If everything goes as planned, fresh fish raised in tanks on the now blighted former pulp mill site will be making its way across the West Coast in four years, opening up new avenues for economic development in a region still reeling from downturns in the once mainstay lumber and fishing industries.
At least that is the realistic best hope of officials with Nordic Aquafarms, the Norwegian company behind the proposed land-based facility that looks to ultimately produce some 25,000 tons of farmed fish a year here on the North Coast.
The clock was set in motion Feb. 11 with the Humboldt Bay Harbor, Recreation and Conservation District's decision to sign a 30-year lease with Nordic amid concerns that the deal was ushered through without public input.
Both the company’s Lerøy Midt division and Måsøval Fish Farming were reviewed by the Norwegian Food Safety Authority for having had very large numbers of lice on the fish at their farms in summer 2016.
The Authority wrote in a report that for Lerøy Midt the number of lice per fish during August 2016 developed to 60-100 lice per fish, and that the numbers had not been in the company’s weekly counts. According to the Authority, harvest data showed that 17% of the fish that were slaughtered were downgraded to so-called production fish because of open wounds.
SOUTH PORTLAND, Maine - Lobster fishermen will likely have to contend with another deep cut to the availability of bait next year due to a Tuesday recommendation by a fishery management board.
Federal regulators have slashed the catch limits for Atlantic herring, which is an important source of bait for America's lucrative lobster fishery, over the past year. The New England Fishery Management Council voted Tuesday to again reduce the catch limits, this time to a little more than 25 million pounds in 2020.
The cut would reduce the Atlantic herring catch to its lowest level in decades, and less than a quarter of the 2017 total. The reduction comes on the heels of an earlier cutback that reduced this year's quota to less than 35 million pounds when the catch had been more than 200 million pounds just five years ago.
Bangkok - Diversified Communications and SeaWeb today announced the winners of the 2019 Seafood Champion Awards, an outstanding group of seafood sustainability leaders who exemplify the creativity and commitment of seafood leaders around the world.
“Once again the Seafood Champion Awards bring together a collection of inspirational stories that exemplify the great work being done to make seafood more sustainable and more ethical,” said Liz Plizga, Group Vice President for Diversified Communications. “We want to recognize and thank all our Seafood Champion Awards Finalists for the important work they are doing. The 17 finalists show how companies, governments, non-profits and individuals are all having a positive impact on seafood across the globe.”
2019’s winners represent change and progress at many different levels. From changing how a country perceives sustainable seafood to changing industry and supply chains, how governments regulate fisheries and enforce the law, and how individuals and communities support and benefit from sustainable fisheries.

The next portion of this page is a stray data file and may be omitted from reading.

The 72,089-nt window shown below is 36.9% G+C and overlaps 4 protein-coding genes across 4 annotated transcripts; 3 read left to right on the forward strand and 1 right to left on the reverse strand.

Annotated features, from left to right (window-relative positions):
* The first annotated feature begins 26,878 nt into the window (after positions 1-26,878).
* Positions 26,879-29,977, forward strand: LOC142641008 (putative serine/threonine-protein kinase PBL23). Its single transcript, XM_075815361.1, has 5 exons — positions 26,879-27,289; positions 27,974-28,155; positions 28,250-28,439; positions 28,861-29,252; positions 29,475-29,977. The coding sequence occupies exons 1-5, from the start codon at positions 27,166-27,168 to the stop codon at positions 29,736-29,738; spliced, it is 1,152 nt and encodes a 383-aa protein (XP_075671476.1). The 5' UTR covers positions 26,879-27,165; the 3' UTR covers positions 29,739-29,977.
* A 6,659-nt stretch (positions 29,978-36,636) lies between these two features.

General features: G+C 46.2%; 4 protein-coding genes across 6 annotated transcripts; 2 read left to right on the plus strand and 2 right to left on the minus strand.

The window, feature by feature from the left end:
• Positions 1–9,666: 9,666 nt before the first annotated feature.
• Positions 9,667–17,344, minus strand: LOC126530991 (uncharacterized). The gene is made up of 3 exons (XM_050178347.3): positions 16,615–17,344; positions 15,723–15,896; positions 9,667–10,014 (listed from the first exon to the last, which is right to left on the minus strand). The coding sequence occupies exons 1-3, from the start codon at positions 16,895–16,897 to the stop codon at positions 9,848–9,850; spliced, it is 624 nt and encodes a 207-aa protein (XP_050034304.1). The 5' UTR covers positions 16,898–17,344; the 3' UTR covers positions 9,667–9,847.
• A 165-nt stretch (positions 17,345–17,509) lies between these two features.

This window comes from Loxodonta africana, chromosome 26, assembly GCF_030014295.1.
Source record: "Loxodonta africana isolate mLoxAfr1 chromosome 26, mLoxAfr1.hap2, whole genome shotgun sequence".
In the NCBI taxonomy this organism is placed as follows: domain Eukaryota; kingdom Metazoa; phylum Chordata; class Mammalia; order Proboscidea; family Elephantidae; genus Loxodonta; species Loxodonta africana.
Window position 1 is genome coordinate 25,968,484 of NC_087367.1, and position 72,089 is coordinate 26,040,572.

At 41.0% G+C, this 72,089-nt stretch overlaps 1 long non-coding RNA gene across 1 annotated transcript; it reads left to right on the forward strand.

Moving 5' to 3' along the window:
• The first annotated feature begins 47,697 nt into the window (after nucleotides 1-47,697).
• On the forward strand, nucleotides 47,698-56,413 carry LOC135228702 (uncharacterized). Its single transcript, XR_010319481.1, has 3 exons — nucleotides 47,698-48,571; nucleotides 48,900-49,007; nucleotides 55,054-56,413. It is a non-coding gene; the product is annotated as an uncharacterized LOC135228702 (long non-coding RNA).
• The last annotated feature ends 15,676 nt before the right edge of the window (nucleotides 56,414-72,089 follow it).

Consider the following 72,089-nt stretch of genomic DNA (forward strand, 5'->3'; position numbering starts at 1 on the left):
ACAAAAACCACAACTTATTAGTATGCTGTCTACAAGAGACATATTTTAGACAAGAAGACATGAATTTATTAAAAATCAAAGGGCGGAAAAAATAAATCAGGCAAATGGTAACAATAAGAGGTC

PORTLAND - Genetically engineered salmon is heading to store shelves in the U.S., but it won’t be coming from the biggest salmon farming state in the country.
Massachusetts-based AquaBounty Technologies has said American supermarkets could begin selling the much-debated fish by the end of 2020. Its fish are modified with added genes from other fish to grow about twice as fast as conventional salmon.
The company modifies Atlantic salmon, a species that forms the backbone of the worldwide salmon aquaculture industry. Maine is the biggest producer of conventional Atlantic salmon in the U.S., sometimes producing more than 35 million pounds of salmon per year, and its industry is poised to grow. Two new major salmon farms are in the approvals process in the state.
A Maine company’s pending acquisition of a foreign counterpart could give it a boost as it seeks to become one of the first in North America to prove the commercial viability of an emerging industry — fish farms that grow Atlantic salmon in large tanks instead of at sea.
Emergent Holdings’ plan to buy majority ownership of Kuterra, North America’s first land-based salmon grower, should give Emergent subsidiary Whole Oceans of Bucksport access to Kuterra’s experience using an old technology, land-based recirculating water systems, in a new way: to grow Atlantic salmon, said Jason Huffman, a senior reporter at the seafood industry trade journal Undercurrent News.
A Nelson-based marine engineering firm is harvesting good feedback from its latest vessel.
It was a day of celebration for Aroma Aquaculture as their new mussel harvester Kakara was officially launched at Havelock Marina on Friday.
Following a blessing by local iwi and the traditional breaking of a bottle over the bow, around 160 guests from the local community and aquaculture industry were given the chance to look on board the vessel while sampling the best of Havelock's aquaculture bounty.